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Perfection is the Enemy of Progress

A really smart guy by the name of R.C. Trench said this:

“The best is oftentimes the enemy of the good; and many a good book has remained unwritten… because there floated before the mind’s eye the ideal of a better or a best.”


Guess when he wrote this—1861, yup, way back the same year the Civil War started. Author Rosanne Bane started off a recent blog post with this quote, driving home the point that this is not a new problem. It is a sentiment and dare I say, EXCUSE, that I hear so many times. In fact, I’ve even succumbed to it myself. Want to make progress toward an important goal? Insisting on perfection is not the way to do it.

Here’s the “Reader’s Digest” version of Bane’s article. If you’d like to read the entire thing (highly recommended), here’s the link:


She makes the point that sometimes it is crucial that you do your best, especially if you’re performing brain surgery, flying a plane or maybe parenting a two year old.

However, we can be

Paralyzed by perfection


Bane says:

“If you refuse to accept good enough, you can’t move on. If you make writing a matter of “I’ll do my best or do nothing,” you’ll end up doing nothing most of the time because you simply can’t be your best all the time (or even most of the time). If you were your best all the time, by definition, that would just be your average.

You can’t let perfectionism get in the way. Well actually, you can – it’s just not effective or satisfying to let it get in your way. I truly wish I’d been more vulnerable, taken more risks, made more mistakes, and fallen on my face a lot more often earlier in my career. But with luck and persistence, I can do that now.”


This  Point of Paralysis  is exactly the spot where many folks get stuck in thinking about saving their family stories. You know you want to do it, you’re afraid of the scope of the job, you’re not sure where to start, you don’t consider yourself a writer, you’ll do it someday, etc.


Bane’s takeaway,

“…first ideas don’t have to be brilliant; they only have to be good enough to give you a place to move on from.”


Let me break it down:

A two hour oral history is a small time commitment capturing the irreplaceable voice of the person you love– timbre, nuance, humor, expressions, life experience.

A four hour oral history is a small time commitment—accomplishing all of the above and drawing out more stories, more unique humanity.

An entire series of life history interviews is a small time commitment—about 12 hours. It works because of the guided, skilled nature of the interviewer, focused on drawing out and enhancing the innate story telling skills we all possess as human beings. And did I mention it’s fun?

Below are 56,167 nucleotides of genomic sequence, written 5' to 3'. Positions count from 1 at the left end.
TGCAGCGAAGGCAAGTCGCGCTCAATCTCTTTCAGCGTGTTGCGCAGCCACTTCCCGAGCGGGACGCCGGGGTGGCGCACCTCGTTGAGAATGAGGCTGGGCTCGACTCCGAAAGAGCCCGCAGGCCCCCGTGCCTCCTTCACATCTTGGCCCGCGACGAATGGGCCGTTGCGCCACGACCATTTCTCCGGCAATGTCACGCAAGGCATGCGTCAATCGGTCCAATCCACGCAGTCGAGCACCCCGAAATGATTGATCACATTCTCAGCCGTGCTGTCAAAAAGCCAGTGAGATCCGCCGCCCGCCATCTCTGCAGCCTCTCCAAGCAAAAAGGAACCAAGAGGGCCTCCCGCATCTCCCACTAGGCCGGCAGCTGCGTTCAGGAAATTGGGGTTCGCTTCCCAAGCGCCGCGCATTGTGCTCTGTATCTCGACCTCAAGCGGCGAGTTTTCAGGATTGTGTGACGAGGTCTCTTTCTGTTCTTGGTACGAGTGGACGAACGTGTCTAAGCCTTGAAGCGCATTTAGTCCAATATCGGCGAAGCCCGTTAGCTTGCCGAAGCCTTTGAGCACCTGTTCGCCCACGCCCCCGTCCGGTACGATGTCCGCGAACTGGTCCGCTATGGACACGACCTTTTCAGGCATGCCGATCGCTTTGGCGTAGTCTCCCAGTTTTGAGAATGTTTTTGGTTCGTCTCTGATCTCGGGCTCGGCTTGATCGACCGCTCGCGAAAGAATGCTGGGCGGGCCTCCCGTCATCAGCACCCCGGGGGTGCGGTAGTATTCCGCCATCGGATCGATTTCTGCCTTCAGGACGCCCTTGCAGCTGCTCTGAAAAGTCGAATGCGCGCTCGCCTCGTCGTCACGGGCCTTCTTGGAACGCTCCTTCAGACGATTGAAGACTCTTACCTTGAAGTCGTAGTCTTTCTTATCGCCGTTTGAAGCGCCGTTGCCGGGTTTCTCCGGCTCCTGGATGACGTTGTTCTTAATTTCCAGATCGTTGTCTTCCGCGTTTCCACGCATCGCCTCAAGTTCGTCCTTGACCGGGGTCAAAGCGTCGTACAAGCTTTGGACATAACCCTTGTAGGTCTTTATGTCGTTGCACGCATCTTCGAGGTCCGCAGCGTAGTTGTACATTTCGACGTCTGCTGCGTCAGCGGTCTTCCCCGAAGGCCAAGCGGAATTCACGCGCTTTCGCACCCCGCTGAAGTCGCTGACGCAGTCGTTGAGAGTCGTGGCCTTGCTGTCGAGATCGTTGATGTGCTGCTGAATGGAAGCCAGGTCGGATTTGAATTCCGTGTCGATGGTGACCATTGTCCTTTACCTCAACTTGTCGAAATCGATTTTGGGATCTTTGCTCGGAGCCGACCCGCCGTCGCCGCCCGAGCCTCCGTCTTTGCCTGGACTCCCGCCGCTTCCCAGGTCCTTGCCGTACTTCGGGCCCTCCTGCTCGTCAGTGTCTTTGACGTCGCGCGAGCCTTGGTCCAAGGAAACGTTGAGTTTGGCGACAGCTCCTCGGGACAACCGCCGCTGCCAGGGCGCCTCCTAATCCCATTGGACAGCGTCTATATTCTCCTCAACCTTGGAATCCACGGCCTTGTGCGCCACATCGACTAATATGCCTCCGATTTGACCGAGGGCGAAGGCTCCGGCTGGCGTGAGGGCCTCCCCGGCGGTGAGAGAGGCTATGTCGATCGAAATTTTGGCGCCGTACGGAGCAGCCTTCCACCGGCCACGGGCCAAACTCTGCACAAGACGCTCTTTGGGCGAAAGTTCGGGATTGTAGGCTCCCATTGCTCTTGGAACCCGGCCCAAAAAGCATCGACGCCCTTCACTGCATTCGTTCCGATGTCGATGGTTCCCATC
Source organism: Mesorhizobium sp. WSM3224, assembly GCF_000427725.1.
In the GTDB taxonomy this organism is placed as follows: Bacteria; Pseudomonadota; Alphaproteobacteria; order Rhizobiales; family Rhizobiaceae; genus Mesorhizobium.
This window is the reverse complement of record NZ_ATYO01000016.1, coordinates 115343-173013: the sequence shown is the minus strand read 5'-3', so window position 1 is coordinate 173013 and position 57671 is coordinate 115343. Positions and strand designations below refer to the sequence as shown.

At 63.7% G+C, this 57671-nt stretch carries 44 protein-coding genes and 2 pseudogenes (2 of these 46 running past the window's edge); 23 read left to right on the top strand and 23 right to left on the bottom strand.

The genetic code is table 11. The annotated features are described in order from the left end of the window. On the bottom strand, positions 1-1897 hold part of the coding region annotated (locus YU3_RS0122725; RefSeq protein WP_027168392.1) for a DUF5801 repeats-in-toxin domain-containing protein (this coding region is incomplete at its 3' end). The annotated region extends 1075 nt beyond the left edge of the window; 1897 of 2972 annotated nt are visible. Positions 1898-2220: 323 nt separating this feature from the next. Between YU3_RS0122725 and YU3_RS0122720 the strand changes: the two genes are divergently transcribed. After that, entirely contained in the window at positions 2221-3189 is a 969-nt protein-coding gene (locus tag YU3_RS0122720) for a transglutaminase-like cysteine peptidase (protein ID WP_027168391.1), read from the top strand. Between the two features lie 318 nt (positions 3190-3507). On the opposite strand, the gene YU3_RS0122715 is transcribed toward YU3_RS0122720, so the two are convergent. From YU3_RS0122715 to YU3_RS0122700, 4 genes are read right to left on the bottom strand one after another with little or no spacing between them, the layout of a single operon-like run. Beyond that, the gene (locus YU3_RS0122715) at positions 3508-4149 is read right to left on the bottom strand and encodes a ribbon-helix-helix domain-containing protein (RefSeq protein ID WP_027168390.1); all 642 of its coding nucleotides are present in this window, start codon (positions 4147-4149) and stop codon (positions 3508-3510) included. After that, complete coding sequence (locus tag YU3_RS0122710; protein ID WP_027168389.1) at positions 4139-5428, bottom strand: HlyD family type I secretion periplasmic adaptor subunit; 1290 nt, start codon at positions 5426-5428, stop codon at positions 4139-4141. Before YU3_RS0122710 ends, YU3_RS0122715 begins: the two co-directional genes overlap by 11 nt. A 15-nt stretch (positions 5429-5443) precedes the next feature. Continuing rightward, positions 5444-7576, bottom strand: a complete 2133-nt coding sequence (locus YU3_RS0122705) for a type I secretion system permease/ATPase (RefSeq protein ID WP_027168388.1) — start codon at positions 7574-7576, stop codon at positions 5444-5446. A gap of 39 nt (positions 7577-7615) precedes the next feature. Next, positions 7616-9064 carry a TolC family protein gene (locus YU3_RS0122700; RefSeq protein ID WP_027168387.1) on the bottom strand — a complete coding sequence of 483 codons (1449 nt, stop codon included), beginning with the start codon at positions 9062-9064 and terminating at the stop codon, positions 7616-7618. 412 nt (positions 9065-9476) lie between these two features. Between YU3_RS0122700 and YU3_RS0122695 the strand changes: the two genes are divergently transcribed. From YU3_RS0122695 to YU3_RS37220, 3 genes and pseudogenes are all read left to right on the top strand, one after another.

Here’s the neat thing–You don’t even have to be able to write! I will talk you through your story and write it up for you. Voila!


In the amount of time it takes to watch a movie or follow a season of your favorite TV show you could make a life history project happen for someone you love.


Is this your year? Break past the paralysis point and give me a call, I’d be delighted to help you get started.



Unlock a Terrific Life Story Using a Timeline

Timelines are a great way to visualize a life. Tape a few sheets of paper together, use a pencil or colored pens, your choice, then draw a line down the middle lengthwise. Events you remember as positive go above the line, those that were difficult below the line. You can start anywhere and move forward and backward as you remember.


This technique of recalling life events even works in an oral format. Think about helping a friend with this, you can both record the storytelling and remembering as well as work on the paper outline while you talk. It’s especially good for folks who have difficulty writing. You do the writing, they do the talking.


Create a timeline of significant events in your life. Include the basics (birth, childhood, education, training, career highlights, love, marriage, children, faith and special interests). Highlight the turning points and special events that helped shape your life. What were your proudest moments, your toughest challenges, your greatest frustrations, your fondest memories?


Include the ordinary too. Describe a typical day:   school, farm chores, Sundays, seasonal activities, a day with your best friend, your favorite way to spend a lazy summer afternoon as a child.


How were you affected by where you lived at different times in your life? Did you stay in one place or move around? What are your memories of each place you’ve lived?


Record or take some notes about stories that convey

those life highlights. You can add more or go deeper at another time.


Contact me if you’d like a copy of the questions and information packet I hand out at Life Legacy workshops. I’d love to send it to you to inspire and give you practical help to begin telling your story. (Packet + first class postage only $6)

Want to Win Fudge for Sharing Your Memories?

Want to win some fudge? Sure you do! Answer one of these “Remember the time…?” questions to be entered into the drawing for 1 lb. of Mamie Eisenhower’s Famous Fudge (made by yours truly from an old family recipe) either mailed or delivered to you if you live here in Las Cruces. It’s the best!


What world event from the past 5 years would you want to tell your great grandkids about? How about something important that you have learned? It’s up to you to pass it on.

The first 10 people to comment with an answer within the next 7 days will be entered in the drawing.


I really want to know what life memory is important to you and can hardly wait to hear from you,